Does a debt-free life seem out of reach? Wondering if it’s possible to be debt free by 50 years of age? Between what you owe on your home, cars, credit cards, or student loans, being free of debt may seem like nothing more than a dream. Carrying debt into retirement can cause severe financial stress. If you take active steps, can you be debt free by 50?
What does retirement look like for you?
We all see retirement through a different lens. Do you plan to quit your job as soon as you hit 62 years old? Or are you the type to keep working as long as you can? Will you move to a retirement community or stay in your house? When deciding when and how to retire, here are some things to keep in mind.
1. Social Security benefits
When planning your retirement, consider how much you will collect in Social Security benefits. Social Security benefits and other fixed income from annuities or pensions are typically used to pay for basic expenses, such as housing, utilities, and food.
The amount of Social Security benefits you receive is based on when you retire. Once you reach your full retirement age, which is 67 years old, you collect your full benefits. But your Social Security benefits are reduced if you retire early at 62 years old and start collecting.
2. Potential source of income
Explore other potential sources of income during retirement. In addition to Social Security, will you receive payments from a retirement plan? Or, do you have other sources of income that you can count on?
An online calculator can estimate how much you can expect to receive in monthly social security and pension benefits. You can then compare this estimated income to how much you expect your living expenses to be.
Don’t despair if your income isn’t enough to pay your bills. There is still time to bump up your retirement income. You may choose to work longer, save more money, or contribute more to your retirement account.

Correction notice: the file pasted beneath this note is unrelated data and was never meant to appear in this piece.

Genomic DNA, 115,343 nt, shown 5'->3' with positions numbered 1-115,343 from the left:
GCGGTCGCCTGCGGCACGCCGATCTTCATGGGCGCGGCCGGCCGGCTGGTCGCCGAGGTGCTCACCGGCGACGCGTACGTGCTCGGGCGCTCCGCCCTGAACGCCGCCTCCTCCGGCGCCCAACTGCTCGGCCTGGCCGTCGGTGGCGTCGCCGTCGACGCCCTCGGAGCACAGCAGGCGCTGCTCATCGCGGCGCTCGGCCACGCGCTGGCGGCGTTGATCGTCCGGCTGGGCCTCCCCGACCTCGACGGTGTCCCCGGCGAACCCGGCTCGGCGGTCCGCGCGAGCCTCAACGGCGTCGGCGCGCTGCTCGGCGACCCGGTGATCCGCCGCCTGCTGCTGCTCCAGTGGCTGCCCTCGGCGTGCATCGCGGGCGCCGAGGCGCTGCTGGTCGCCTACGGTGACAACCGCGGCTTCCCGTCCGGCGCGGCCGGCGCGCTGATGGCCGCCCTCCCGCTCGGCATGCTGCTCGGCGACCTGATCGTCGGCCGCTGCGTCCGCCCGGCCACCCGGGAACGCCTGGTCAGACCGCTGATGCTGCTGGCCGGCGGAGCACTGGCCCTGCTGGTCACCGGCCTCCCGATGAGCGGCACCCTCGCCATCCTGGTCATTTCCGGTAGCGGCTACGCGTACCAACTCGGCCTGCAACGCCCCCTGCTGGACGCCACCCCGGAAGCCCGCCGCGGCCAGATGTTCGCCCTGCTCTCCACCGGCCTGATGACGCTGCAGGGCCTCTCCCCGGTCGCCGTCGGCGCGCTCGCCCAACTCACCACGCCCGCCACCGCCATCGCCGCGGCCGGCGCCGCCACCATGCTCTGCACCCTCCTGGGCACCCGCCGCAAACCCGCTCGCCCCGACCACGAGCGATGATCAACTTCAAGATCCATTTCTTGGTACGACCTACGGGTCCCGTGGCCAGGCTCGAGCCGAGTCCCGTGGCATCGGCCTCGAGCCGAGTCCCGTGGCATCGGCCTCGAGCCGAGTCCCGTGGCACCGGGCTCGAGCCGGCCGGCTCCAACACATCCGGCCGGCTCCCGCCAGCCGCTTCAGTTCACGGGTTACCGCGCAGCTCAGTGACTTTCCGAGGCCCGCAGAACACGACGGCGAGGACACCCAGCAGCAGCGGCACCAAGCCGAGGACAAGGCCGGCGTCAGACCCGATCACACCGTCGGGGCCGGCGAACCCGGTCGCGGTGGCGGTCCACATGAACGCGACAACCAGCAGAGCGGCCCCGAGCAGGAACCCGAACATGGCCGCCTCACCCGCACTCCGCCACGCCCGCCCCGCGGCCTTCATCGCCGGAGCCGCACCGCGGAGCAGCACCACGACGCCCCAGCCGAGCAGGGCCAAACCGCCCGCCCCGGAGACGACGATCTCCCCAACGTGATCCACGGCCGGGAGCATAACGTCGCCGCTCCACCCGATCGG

Taxpayers can contribute up to $22,500 to their 401(k) plans in 2023. If you are 50 years or older, you can make an additional $7,500 catch-up contribution to your 401(k) plan.
3. Seek professional help
Besides investing money into retirement accounts, younger people have yet to learn what is involved in retirement. Money, health care, and housing are among the many decisions you must make. A qualified expert can help you make these decisions.
Average age to be debt-free
Retirees often live on a fixed income. If you are saddled with debt when you retire, you may need more money to cover your living expenses and pay what you owe.
The average age to be debt-free can vary, so it’s a good idea to strive to be free of debt before you retire. Even if you start this path later in life, you can still rid yourself of debt.
- Pay down debt with the highest interest rates first.
- Consider refinancing your home if you can get a lower interest rate.
- If you have high-interest credit cards, consider transferring the balances to a card with a lower interest rate.
- Raise some extra cash by selling unused items.
- Earn more money.
- Use a portion of your savings to pay down larger debts.